Yes. You read that correctly.
I write my New Year’s resolutions in early December.
Let's cut right to the chase on this one because it’s December and your time is precious (and because I have already resolved to condense my blog posts for my readers)!
Writing nutrition-related resolutions in the New Year typically does nothing but perpetuate the 'all or none' diet mentality.
Take a second and think about it: knowing that you are going to resolve to do better in the New Year gives yourself permission to open the flood gates in December, with the false hope that a fresh start lies ahead on that first day of the New Year. The 'might as well enjoy it while I can mentality' is really what I'm talking about here.
But is it really a clean start January 1st? What makes that first day of the new calendar year so much more significant than any other date?
In our culture, January is often seen as the ideal month to resolve to do better, make changes in our lives and generally a time to set personal health goals for the new year ahead. And while I am all for setting goals and making positive improvements in our lives, the timing - coming right out of a holiday period where we have consumed lots of delicious food, drinks and treats, doesn’t help. In fact, I would venture to say that it typically does more harm than good. You start January feeling crummy, and then you decide to set an ambitious goal for yourself. In doing so, you discover a steep and scary mountain in front of you that you feel compelled to climb and may not have any hope of conquering, instead of facing a gently rolling hill with a reasonable chance of succeeding.
Statistics agree. Of the 41% of Americans who set New Year's resolutions, half of them resolve to eat healthier/lose weight. And the percent of those who feel successful in achieving their New Year's resolutions? A mere 9%.
I know that what I am asking you to do, set New Year's resolutions in December, is counter-cultural, but I’m a counter-cultural kind of gal so perhaps you will humour me and entertain the idea for a few seconds.
I am certainly not endorsing that you resolve to lose large amounts of weight in December. Weight maintenance is a much more reasonable goal, or better yet, take the attention off the scale and focus on mindful eating.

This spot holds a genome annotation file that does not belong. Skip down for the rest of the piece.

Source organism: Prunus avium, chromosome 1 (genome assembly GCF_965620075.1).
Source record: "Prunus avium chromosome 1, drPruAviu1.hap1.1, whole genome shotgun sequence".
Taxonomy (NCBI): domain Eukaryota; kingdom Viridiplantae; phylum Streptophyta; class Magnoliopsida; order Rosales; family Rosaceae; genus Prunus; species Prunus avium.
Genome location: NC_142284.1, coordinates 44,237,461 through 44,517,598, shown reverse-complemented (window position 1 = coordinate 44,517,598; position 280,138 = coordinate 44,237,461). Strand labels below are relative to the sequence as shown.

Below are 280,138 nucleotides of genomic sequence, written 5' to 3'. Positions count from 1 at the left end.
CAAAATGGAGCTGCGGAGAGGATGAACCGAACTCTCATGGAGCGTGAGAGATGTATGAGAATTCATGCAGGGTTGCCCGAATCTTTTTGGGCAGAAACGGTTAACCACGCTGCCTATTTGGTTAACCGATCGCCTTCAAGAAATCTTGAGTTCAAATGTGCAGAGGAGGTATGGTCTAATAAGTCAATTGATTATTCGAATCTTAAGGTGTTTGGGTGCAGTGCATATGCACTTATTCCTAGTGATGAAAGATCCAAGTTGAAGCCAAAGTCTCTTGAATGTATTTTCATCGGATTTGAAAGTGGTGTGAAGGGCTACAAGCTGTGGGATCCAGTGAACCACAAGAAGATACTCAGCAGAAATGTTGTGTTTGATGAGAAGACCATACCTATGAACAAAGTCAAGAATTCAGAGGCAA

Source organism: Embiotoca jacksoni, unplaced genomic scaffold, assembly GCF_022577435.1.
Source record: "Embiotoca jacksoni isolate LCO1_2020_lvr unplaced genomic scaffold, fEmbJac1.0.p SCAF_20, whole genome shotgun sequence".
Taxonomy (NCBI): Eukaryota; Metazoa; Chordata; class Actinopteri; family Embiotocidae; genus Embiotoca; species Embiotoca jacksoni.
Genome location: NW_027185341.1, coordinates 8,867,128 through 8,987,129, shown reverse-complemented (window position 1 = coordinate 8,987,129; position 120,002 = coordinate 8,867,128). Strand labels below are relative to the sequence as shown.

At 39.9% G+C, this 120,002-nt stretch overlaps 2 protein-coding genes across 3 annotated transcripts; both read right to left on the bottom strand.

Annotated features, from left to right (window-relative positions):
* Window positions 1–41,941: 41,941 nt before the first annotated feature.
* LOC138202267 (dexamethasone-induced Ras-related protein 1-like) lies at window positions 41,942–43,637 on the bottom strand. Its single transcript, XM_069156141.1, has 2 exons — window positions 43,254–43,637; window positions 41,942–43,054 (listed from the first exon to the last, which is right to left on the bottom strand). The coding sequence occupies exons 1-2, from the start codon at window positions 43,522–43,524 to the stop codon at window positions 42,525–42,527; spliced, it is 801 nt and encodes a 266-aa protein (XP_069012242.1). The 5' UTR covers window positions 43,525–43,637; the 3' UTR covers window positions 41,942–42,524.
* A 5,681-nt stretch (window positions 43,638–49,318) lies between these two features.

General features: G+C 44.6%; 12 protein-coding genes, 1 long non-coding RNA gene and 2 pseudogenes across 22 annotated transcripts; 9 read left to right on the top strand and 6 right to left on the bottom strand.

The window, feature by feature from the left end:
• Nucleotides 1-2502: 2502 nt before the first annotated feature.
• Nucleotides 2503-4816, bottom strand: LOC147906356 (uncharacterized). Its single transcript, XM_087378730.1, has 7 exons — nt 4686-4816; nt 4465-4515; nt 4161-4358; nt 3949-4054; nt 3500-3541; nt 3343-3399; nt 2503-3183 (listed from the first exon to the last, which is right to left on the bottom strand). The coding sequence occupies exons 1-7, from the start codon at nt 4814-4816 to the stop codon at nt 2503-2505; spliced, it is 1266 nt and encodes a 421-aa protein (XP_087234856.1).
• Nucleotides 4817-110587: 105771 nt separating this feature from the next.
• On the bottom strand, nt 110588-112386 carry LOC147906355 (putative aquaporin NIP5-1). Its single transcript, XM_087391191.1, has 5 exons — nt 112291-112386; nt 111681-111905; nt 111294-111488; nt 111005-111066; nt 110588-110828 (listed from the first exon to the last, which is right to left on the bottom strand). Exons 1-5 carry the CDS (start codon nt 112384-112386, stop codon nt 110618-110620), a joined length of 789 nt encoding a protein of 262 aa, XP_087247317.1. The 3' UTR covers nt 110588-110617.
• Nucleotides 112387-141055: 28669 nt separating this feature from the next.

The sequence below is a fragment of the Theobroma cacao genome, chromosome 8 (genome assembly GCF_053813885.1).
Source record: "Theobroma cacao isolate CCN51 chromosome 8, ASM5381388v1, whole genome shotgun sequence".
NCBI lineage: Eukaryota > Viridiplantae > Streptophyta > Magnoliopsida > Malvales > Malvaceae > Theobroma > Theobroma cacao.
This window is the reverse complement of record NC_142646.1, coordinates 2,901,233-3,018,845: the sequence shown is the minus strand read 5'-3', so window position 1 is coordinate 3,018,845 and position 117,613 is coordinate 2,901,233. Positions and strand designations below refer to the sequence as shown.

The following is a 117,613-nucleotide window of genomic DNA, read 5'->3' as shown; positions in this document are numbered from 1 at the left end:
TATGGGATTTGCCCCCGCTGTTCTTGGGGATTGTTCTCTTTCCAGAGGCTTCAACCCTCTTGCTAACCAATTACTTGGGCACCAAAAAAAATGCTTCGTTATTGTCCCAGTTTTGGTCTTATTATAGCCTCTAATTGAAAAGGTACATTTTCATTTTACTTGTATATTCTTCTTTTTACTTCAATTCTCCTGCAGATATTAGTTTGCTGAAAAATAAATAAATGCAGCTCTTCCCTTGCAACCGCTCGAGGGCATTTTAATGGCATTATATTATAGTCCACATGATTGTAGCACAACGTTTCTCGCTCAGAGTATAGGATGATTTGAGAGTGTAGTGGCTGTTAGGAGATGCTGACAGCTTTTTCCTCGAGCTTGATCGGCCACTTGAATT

What I AM endorsing is developing an awareness of how writing New Year’s goals may not serve you (and actually hurt you) and whether you want to write those resolutions now, or later, at a more appropriate time for yourself.
Every second of every day can serve as a new starting point for any goal - whether that be nutrition-related or not. Here are some examples of goals that you might look forward to setting in December (or any other month for that matter):
- BECOMING A MINDFUL EATER: If becoming more of a mindful eater is a goal of yours, December is a perfect month to put into practice some of the techniques and tools of mindful eating. Practice makes perfect and there is lots of “on-the-court” practice time in December.
- HYDRATING WITH WATER: If increasing your water intake is a goal (or perhaps decreasing your intake of other sugar-sweetened beverages), then why not start filling up several glasses of water on the counter each morning in December and see if you can finish them off by the end of the day?
- INCREASING VEGGIES: If eating more vegetables is a general goal of yours, then why not resolve to put veggies on your plate first at each family gathering and see if you can get at least 3 different colours? Ask your children to count the different colours on their plate too - it's a great meal-time conversation starter.
What’s most important is that you do what feels best for you.
Please realize that change does not happen overnight. Even if you achieve a one percent improvement on a particular resolution, that one percent gets you closer to where you want to be. Instead of seeing that as a failure, I challenge you to see that as an accomplishment - and a big one at that!
As for myself, I have two "December resolutions":
1. Move more. I am in the category of what I call “sedentary exercisers” - people who exercise regularly (i.e. morning spin classes, weight lifting and running at least 5 days a week) but to be frankly honest, I move very little on days when I am at work and even when home with my kids. And while the days can be busy and active running from task to task, I sit and work on the couch for most of the night. I can easily sit for hours at a time without even stretching. Research shows us that it’s not only important to exercise but to simply move more. So when I am done typing this blog I am taking a quick trip up and down the stairs a few times. For my clients, get ready for walking appointments … an option coming to you soon!
2. Start my day in God’s word, not social media. This is the most meaningful one for me. I have a love-hate relationship with social media, yet for some unknown reason, the first thing I do every morning is flip open my phone and check out the latest news stories, which can make me sad with the latest shooting or get me all riled up with the latest celebrity diet program being advertised. Starting my day on social media doesn’t ground me the way that God’s word does. What better month to start this than December when our family is re-discovering the wonder and amazement of the Christmas story.
What are your December New Year’s resolutions? Feel free to share below. If you need some help working through strategies over the holidays (or anytime time of the year for that matter!) please contact us! We have a few appointments left in December and would be happy to meet with you!
Take it one bite at a time,